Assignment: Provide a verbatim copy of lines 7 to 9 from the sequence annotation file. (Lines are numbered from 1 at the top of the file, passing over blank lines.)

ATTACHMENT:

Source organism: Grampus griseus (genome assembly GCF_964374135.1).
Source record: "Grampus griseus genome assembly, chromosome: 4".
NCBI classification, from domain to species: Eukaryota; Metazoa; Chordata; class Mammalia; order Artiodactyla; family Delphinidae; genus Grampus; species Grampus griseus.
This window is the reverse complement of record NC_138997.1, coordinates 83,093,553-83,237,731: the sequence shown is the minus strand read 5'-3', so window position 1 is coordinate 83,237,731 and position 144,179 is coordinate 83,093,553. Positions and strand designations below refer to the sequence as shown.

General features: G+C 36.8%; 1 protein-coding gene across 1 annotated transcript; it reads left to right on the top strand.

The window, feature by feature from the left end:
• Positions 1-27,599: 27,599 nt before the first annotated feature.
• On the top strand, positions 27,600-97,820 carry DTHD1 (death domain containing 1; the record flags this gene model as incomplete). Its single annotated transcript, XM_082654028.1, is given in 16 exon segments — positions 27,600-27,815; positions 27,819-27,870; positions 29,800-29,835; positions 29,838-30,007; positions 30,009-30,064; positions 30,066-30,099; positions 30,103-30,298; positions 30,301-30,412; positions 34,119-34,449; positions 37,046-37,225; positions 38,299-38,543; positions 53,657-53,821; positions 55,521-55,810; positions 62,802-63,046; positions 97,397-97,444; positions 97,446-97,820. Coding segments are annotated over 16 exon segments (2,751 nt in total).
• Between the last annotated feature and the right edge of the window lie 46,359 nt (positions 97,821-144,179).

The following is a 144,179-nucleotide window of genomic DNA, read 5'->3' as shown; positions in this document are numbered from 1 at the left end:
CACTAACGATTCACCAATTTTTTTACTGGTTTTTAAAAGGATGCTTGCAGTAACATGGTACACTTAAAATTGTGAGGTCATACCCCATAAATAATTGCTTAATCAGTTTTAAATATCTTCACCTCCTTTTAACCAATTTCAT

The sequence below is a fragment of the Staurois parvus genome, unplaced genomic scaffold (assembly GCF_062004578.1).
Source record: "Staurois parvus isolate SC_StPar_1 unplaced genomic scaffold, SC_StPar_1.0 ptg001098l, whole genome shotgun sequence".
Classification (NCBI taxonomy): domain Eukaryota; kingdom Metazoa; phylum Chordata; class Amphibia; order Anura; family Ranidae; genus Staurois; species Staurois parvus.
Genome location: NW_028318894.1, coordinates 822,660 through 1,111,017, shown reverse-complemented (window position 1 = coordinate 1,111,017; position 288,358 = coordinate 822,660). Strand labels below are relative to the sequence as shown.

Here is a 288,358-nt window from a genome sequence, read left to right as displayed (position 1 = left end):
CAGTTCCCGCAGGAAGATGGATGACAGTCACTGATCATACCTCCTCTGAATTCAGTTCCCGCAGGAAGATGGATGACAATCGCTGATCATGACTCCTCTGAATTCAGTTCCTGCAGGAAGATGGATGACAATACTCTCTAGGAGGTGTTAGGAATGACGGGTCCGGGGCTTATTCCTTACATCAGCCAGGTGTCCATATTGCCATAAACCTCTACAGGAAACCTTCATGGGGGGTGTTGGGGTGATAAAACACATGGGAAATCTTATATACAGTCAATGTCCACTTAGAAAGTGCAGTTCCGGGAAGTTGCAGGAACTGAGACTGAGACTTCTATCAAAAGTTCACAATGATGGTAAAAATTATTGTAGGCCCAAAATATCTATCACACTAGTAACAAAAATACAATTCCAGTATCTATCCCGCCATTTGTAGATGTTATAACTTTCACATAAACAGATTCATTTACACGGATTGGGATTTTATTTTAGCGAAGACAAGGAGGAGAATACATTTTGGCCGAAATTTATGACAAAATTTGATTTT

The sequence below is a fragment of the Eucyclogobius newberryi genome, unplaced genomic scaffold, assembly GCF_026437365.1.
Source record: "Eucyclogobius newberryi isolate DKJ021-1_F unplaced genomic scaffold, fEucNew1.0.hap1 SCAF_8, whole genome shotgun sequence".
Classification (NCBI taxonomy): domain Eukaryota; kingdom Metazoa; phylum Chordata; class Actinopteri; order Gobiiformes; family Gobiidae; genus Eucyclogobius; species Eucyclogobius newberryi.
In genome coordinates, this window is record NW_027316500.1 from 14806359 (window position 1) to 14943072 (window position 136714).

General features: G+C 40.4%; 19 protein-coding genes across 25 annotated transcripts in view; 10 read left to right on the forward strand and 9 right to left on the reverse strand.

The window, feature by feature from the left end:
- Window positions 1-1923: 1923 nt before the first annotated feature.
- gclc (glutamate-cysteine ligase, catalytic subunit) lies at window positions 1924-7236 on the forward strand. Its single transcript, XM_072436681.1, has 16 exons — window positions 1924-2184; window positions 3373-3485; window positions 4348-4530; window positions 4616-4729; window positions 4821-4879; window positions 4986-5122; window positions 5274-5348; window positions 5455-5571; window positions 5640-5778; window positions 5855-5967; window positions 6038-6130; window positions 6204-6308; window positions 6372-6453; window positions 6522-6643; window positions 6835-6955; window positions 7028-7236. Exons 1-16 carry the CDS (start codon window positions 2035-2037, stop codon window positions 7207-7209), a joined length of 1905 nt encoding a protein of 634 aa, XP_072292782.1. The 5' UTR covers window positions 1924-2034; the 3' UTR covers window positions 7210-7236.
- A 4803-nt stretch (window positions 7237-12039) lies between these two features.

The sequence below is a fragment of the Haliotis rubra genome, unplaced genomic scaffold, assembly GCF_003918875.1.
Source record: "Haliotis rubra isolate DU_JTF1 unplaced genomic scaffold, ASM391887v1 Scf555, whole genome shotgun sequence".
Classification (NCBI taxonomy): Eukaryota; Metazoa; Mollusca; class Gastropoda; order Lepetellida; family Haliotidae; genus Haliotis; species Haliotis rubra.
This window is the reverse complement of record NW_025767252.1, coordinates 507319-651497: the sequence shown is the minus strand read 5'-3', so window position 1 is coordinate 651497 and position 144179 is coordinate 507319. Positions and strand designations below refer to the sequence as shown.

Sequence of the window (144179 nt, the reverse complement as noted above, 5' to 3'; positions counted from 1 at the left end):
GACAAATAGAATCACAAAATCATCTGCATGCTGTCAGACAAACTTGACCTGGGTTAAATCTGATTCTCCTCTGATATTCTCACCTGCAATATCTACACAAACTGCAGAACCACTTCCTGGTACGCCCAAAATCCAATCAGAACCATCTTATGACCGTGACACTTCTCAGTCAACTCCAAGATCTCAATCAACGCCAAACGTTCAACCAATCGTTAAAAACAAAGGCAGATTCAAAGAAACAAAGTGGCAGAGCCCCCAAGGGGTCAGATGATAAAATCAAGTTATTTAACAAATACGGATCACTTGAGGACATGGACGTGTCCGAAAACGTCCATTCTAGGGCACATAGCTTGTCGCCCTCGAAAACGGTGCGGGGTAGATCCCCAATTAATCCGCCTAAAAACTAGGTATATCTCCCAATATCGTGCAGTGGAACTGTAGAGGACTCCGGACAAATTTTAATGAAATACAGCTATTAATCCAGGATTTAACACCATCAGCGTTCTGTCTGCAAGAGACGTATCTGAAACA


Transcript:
• Positions 1-27,599: 27,599 nt before the first annotated feature.
• On the top strand, positions 27,600-97,820 carry DTHD1 (death domain containing 1; the record flags this gene model as incomplete). Its single annotated transcript, XM_082654028.1, is given in 16 exon segments — positions 27,600-27,815; positions 27,819-27,870; positions 29,800-29,835; positions 29,838-30,007; positions 30,009-30,064; positions 30,066-30,099; positions 30,103-30,298; positions 30,301-30,412; positions 34,119-34,449; positions 37,046-37,225; positions 38,299-38,543; positions 53,657-53,821; positions 55,521-55,810; positions 62,802-63,046; positions 97,397-97,444; positions 97,446-97,820. Coding segments are annotated over 16 exon segments (2,751 nt in total).
• Between the last annotated feature and the right edge of the window lie 46,359 nt (positions 97,821-144,179).